“We’ve always been open with what we've been doing,” says Carroll. “For a while leading up to release and a while after release I posted all the updates: I would round up from the rest of the team what they did that day and ask them a bit about it and try to generally give an overview of what we did. Then we stopped doing daily updates [for a while], but because we’ve been working on a big patch people were starting to wonder a lot about what we were doing.” It’s now Carroll’s job to crack the whip and ensure that at least one person – whether it’s an artist or a programmer – posts a blog update every day. “Now we’re getting a lot better feedback,” she says.
Indeed, Carroll admits that Starbound’s audience “has had quite a bit of pull as far as the changes we make in the game”. While Chucklefish has its own vision for the complete game, it has made adjustments in accordance with the community’s responses (“when we nerfed birds, that was really good,” Carroll recalls) and has even implemented ideas based on fan mods. “Overall, what we use and what we don't is [dependent] on whether or not it fits into our complete vision for Starbound. Sure, different people do want different things. Though most of it at the moment is generally [about] wanting us to put out the big patch, so they’re pretty unified on that!”
Starbound made its playable debut at the Insomnia Gaming Festival in August 2013, a nerve-wracking time for Carroll and the rest of Chucklefish. “We weren't sure if it was close to being in place where we were comfortable with releasing it. When you develop something for so long and you’re playing it as a developer, you get tunnel vision, [and] you have no idea what other people are thinking. But people really seem to enjoy it, and we're motivated by that. We decided that we would be able to release a beta around December and we knew what we had to work towards.”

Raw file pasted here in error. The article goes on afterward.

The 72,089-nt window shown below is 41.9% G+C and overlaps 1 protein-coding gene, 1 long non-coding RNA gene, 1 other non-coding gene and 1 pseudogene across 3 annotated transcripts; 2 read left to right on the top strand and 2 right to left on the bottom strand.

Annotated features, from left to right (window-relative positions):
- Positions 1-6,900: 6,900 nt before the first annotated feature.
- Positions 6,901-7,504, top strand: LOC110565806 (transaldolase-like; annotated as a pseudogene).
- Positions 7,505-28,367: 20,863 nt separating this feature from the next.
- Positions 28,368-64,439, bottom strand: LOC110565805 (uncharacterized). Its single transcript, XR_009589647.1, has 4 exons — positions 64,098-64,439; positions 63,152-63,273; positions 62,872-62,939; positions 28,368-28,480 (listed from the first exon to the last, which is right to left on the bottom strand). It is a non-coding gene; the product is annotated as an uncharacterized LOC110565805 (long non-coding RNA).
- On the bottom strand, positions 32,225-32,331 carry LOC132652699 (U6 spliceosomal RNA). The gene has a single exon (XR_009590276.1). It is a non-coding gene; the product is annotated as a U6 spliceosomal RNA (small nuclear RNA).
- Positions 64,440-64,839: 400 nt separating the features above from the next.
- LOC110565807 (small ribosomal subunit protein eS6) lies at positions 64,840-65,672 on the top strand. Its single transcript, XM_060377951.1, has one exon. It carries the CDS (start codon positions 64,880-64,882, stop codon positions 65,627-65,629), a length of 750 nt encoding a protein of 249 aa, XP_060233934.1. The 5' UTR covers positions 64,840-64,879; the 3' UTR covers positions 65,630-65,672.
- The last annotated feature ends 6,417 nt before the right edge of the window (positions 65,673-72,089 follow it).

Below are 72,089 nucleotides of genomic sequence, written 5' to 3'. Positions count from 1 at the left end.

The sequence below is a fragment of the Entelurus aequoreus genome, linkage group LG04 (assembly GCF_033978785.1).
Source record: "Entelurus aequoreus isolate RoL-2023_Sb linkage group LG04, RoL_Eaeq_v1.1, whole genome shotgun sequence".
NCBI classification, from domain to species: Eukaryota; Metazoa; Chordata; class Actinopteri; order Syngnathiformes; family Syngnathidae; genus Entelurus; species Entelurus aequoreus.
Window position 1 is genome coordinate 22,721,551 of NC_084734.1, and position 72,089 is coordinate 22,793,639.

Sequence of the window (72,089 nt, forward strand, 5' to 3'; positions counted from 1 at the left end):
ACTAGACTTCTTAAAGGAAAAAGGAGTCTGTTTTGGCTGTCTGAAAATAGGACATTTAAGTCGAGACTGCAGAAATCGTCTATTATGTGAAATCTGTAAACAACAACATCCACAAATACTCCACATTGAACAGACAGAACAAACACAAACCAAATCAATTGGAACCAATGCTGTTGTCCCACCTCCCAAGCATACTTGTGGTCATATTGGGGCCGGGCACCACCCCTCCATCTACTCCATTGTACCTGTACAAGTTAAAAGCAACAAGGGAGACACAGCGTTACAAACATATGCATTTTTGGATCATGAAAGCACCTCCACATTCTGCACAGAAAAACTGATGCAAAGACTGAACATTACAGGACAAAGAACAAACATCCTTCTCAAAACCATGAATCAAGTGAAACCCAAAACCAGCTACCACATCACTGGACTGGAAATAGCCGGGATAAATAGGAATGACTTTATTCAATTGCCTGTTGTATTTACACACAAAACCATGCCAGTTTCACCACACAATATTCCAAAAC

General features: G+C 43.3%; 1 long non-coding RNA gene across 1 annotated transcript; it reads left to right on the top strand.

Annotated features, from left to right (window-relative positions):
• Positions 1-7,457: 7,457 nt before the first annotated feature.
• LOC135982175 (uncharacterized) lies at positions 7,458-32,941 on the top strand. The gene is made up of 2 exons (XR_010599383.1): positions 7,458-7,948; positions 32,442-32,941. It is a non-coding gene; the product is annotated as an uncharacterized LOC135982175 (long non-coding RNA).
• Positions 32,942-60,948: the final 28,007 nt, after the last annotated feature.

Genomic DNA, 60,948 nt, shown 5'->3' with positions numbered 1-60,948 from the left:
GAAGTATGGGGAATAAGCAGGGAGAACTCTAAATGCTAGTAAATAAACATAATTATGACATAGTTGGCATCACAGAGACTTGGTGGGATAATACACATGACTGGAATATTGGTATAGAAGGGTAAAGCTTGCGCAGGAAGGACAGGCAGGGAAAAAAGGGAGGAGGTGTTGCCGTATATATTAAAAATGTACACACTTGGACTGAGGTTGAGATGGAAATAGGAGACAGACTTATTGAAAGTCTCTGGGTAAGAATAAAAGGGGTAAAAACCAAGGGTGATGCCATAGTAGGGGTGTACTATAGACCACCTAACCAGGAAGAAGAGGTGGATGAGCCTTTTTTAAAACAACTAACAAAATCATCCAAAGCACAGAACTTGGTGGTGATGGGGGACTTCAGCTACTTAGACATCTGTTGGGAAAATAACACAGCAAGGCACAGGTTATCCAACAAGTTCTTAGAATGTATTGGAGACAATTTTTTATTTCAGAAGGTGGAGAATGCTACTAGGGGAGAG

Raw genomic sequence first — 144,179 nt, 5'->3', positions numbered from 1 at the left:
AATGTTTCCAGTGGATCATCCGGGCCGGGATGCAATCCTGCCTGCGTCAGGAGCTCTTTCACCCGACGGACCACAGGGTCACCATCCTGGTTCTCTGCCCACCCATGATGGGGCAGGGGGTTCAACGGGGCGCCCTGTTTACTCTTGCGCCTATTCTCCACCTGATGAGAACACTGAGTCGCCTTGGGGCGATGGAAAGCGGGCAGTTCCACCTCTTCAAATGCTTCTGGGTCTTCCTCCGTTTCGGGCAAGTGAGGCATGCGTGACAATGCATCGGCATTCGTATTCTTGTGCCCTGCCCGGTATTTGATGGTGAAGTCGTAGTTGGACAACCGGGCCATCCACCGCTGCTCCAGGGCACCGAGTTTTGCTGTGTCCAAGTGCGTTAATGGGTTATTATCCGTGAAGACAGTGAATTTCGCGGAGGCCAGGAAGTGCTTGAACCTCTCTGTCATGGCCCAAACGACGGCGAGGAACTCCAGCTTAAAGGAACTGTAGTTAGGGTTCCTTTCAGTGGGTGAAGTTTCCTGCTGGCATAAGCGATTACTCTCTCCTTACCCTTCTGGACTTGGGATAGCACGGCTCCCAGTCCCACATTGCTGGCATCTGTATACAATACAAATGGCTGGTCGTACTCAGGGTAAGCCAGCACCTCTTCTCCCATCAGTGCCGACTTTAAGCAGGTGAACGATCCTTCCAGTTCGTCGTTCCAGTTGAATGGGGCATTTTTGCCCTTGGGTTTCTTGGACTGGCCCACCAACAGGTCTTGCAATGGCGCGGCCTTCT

"It's very easy to add new things to keep Starbound exciting."
Following the next big patch, which is imminent, the studio will be working towards what they’re calling version 1.0 – a feature-complete release. “It'll be what we had in mind from the start and a little beyond,” says Carroll. “Afterwards, we're still going to want to add things from time to time, and I think the plan was after we're finished updating to form a team of people who want to keep updating the game, and keep it current.” It is, she says, a game that could keep running and running. “Starbound is very moddable, it's very easy to add new things to keep it exciting.”
Console versions are also very much part of Starbound’s future. After an approach by Sony’s Shahid Ahmad, Chucklefish confirmed via the PlayStation blog that the game will be coming to PlayStation 4, PS Vita and PlayStation 3. For now, however, its focus is very much on finishing the PC game, which will, Carroll says, be ready when it’s ready. “We don't do specific dates anymore, because it's kind of burned us in the past. But we're working as fast as we can on it!”